Downsizing During the Holidays: A Sign of Bad Planning?
In the last two weeks, my Twitter feed has been filled with announcements from colleagues about being released, or having failed to be on the spot, while dozens of others found themselves unemployed. Yes, it's the season of vacation layoffs again!
Each year, thousands of Americans are fired, fired or simply fired in December, while businesses are putting their homes in order by the end of the fiscal year. Ironically, all this business makes December one of the best times of the year to look for a new job – even if companies let go of the bottom performers, they are also looking for new talent to fulfill crucial roles. This, in addition to packing all our projects and getting our documents for the next season of taxes and visas, makes the holiday season very busy for human resources and recruiters. This is also a source of fear for many employees.
The impact of holiday shootings
Losing one's job is always stressful. In fact, it's one of the most stressful things we can face, both for the blow to our ego and because of the way it's so disruptive to our lives. Of course, we lose income, but we also lose routine, friendships, and sometimes even the feeling of ourselves. Being fired during the holiday season, when we are already stressed by family dramas, the end of the year, or simply feeling lonely, it is even worse. People facing joblessness during December tend not to look on the bright side, assuming that they will look for another newly available gig. Instead, they will worry about being able to pay their bills.
And the stress of vacation layoffs is not limited to those who are laid off. When a work force has been decimated, those left behind often experience some form of guilt on the part of the survivor: relief mixed with pity and self-recrimination. It could have been me! Maybe it should have been. All of this is worse when layoffs occur during the holidays. Separations should always be handled with care, especially mass layoffs, as we know that they can decrease productivity, morale, and, well, make everyone feel bad. However, dissensions during the holidays are difficult to obtain in a positive light. Unless these layoffs are absolutely necessary, they seem cruel and cold, and this can have a lasting impact on your business culture and your employer brand.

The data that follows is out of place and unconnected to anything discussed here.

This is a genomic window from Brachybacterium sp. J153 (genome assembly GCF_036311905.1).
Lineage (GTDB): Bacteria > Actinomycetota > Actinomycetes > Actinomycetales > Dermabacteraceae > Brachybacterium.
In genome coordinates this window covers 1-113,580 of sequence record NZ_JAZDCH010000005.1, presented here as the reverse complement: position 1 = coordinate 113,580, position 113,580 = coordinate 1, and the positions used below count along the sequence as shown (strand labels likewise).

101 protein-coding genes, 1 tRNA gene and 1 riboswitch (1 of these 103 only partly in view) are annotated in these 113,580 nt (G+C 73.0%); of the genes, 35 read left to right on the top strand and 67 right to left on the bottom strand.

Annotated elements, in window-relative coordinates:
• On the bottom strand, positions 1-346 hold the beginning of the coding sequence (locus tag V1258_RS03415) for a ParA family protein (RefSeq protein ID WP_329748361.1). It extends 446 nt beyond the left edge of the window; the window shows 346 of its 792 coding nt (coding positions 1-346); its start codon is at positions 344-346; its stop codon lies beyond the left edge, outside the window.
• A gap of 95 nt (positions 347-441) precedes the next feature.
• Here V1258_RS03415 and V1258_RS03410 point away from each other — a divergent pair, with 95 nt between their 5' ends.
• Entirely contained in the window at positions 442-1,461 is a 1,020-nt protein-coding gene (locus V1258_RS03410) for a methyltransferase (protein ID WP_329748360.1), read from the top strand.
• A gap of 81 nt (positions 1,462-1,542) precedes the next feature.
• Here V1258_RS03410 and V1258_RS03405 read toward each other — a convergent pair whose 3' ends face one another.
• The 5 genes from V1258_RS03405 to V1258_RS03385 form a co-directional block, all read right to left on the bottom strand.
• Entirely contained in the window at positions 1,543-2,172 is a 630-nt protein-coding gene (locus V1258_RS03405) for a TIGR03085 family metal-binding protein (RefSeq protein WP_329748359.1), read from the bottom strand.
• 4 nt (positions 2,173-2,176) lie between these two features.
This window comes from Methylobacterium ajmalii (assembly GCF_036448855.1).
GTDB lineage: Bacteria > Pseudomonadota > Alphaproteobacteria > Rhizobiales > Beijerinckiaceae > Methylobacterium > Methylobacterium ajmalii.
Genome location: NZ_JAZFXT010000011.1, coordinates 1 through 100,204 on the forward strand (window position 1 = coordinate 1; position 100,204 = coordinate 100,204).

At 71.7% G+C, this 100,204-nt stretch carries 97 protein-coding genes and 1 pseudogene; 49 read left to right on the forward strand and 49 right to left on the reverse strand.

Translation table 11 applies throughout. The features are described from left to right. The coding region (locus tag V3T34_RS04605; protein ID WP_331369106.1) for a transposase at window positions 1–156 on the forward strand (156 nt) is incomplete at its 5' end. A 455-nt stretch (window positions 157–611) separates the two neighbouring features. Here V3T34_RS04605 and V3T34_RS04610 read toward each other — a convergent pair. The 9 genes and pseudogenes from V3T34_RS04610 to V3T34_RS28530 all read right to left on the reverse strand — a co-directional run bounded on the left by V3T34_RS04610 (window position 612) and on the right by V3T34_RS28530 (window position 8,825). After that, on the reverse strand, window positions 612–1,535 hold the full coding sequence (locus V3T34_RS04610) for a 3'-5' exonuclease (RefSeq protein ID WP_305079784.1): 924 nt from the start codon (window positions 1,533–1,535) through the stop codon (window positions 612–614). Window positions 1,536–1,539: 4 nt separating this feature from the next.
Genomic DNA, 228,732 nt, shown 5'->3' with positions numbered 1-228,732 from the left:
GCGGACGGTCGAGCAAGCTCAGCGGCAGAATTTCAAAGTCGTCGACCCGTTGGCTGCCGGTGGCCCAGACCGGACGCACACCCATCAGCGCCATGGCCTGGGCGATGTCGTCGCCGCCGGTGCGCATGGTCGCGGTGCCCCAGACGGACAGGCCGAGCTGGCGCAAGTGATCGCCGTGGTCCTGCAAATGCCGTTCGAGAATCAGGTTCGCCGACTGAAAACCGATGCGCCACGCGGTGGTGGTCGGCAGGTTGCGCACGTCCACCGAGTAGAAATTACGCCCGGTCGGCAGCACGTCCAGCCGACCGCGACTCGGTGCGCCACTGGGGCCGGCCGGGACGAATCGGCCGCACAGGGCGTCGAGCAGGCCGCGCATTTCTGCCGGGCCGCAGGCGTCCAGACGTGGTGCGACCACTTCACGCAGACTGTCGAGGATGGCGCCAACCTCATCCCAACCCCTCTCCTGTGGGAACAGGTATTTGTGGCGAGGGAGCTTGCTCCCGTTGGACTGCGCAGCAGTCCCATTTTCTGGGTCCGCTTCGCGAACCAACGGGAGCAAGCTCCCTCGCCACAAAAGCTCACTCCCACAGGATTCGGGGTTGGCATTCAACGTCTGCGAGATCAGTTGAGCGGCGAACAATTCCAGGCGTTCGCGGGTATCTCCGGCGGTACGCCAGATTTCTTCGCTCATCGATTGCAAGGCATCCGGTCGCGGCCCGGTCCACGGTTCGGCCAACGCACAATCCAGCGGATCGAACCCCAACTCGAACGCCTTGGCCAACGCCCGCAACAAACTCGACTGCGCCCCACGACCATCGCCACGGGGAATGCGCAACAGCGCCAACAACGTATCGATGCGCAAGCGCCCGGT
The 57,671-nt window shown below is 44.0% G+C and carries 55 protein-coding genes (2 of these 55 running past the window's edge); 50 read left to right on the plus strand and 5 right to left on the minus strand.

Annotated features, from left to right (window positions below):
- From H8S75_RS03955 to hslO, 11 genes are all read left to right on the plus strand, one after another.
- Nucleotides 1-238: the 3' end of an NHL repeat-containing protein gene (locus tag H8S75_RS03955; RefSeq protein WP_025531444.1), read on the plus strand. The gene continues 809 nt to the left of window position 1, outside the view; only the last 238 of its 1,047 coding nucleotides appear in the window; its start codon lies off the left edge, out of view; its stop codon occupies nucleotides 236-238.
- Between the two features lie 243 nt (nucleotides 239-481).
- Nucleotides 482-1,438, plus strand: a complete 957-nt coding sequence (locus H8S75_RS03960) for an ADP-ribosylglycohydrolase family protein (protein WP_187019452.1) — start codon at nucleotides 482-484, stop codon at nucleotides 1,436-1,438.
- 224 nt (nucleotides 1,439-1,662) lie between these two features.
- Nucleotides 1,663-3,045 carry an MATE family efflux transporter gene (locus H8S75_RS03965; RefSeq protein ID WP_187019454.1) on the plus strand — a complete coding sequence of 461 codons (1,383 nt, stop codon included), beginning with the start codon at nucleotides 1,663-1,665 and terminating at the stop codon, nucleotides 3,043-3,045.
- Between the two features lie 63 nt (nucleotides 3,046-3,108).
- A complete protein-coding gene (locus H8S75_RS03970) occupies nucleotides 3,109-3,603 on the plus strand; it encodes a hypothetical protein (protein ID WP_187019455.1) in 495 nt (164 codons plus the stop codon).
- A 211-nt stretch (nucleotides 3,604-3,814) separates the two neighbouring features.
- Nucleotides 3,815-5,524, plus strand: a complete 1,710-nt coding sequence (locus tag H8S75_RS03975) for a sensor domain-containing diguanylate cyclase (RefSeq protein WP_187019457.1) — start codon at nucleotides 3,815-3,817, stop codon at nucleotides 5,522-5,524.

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So, why do so many companies lay off during the holidays?
The end of the year scramble
There is a good reason to dismiss people during the holidays, and that is a necessity. Either you simply can not do payroll or it's the only time you can fire these people and make sure their severance pay is safe, but sometimes leave is the right thing to do for your organization and for those you give up. But much more often, vacation vacations are caused by the rush towards the end of the year, or a total disregard of how they will impact your organization.
Of course, you want to make sure you're ready for the new year and that you have all your documents well before the tax season, visas and checks. Nobody wants to enter the new year with a workforce that you can not afford to pay, or with troubled staff that you wanted to burn down. But in most cases, vacation layoffs can be avoided through careful planning and the attention of your workforce.
In the case of a long-standing underperforming, waiting until the end of the year to process them is unjustifiable. Every day, you waited to discipline, coach and, if necessary, let go of those employees, the negative impact they had on the business and their team got worse. Do not procrastinate thinking that it will be easier to justify a break as part of the holidays.
If you justify December's mass layoffs with a simple question of business need, you may not have considered the massive and enduring emotional impact that your actions may have on your hand. Work and your ability to recruit the best talent. to come up. Your workforce is made up of people and not interchangeable robots.
Apart from the simple necessity, vacation vacations are a bad strategy and represent, in my opinion, poor planning of the workforce. If you anticipate significant layoffs this month, ask yourself if it is really worth it.